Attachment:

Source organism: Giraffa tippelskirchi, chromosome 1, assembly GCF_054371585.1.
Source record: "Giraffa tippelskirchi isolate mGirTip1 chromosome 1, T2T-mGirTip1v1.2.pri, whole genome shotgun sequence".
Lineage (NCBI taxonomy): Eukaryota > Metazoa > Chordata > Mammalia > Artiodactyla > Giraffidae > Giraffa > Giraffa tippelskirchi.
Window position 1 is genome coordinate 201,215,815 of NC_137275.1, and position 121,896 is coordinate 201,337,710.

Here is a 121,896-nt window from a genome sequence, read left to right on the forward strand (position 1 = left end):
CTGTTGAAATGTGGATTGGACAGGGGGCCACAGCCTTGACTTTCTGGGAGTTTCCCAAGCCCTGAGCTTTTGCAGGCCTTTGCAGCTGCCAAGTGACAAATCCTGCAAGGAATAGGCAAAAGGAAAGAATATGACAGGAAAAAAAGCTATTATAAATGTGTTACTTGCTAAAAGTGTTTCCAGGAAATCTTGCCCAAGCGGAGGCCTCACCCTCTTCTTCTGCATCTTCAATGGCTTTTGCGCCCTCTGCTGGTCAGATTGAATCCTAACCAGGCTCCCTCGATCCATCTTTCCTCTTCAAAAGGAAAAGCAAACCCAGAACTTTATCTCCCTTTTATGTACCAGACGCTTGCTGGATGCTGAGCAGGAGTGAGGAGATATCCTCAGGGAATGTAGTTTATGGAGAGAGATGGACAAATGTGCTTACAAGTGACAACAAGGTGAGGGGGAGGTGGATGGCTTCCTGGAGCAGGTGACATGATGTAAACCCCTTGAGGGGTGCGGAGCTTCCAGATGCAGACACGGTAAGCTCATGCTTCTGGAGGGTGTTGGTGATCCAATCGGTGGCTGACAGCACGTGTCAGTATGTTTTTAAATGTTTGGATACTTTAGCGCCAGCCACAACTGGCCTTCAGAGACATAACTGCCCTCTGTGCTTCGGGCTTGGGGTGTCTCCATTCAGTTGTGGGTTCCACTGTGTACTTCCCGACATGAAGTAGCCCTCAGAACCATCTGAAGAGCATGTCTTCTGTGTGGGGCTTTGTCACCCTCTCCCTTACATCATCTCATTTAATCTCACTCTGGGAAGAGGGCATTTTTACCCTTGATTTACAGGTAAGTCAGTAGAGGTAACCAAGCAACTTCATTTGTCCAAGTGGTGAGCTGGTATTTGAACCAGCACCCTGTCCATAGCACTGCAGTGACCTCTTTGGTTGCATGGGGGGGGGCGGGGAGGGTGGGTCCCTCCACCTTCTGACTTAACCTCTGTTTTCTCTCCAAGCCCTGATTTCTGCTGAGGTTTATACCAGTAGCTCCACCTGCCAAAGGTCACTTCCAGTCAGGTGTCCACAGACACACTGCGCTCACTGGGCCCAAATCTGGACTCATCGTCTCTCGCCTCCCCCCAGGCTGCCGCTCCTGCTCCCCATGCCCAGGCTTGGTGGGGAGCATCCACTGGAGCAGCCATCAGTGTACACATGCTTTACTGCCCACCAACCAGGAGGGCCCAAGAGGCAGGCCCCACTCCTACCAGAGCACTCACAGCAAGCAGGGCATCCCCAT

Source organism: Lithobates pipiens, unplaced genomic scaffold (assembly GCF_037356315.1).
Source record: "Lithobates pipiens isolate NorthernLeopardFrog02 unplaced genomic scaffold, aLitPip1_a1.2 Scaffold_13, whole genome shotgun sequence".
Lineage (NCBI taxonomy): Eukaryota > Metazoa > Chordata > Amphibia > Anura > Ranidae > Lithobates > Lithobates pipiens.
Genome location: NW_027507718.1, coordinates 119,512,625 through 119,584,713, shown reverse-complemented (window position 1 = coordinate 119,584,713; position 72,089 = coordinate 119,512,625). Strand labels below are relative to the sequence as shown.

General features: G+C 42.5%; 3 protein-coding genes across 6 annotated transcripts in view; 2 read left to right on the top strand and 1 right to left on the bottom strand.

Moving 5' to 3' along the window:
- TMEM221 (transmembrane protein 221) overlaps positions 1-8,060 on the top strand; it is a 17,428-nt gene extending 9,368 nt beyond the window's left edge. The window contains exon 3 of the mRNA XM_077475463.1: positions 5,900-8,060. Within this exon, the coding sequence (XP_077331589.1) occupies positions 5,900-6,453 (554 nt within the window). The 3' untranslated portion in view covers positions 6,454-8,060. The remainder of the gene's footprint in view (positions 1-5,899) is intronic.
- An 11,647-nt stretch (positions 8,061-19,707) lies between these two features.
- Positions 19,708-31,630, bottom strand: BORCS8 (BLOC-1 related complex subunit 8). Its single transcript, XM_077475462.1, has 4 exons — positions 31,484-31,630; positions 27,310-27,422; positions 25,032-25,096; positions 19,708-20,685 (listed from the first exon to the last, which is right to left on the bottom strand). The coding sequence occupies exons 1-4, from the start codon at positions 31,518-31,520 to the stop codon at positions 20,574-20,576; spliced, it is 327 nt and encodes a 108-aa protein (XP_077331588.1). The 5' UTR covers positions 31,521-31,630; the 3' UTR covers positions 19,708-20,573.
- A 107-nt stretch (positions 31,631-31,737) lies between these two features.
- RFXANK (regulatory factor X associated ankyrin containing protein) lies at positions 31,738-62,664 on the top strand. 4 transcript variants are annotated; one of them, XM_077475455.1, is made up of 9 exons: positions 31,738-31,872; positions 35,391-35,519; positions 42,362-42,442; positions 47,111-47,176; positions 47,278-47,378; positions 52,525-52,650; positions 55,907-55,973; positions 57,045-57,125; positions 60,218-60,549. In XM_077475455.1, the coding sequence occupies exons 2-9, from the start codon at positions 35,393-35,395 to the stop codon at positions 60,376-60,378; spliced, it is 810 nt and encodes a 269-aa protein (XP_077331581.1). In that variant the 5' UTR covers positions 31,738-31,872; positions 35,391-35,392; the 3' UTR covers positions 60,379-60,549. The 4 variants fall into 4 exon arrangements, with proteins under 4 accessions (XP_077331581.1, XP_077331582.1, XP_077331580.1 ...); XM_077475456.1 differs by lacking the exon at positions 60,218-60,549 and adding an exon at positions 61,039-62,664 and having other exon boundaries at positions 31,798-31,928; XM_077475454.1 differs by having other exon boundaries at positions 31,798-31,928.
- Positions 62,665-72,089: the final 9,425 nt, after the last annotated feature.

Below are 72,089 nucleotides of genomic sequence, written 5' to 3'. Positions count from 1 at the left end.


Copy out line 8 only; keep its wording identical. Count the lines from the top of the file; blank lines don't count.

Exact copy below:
Source record: "Lithobates pipiens isolate NorthernLeopardFrog02 unplaced genomic scaffold, aLitPip1_a1.2 Scaffold_13, whole genome shotgun sequence".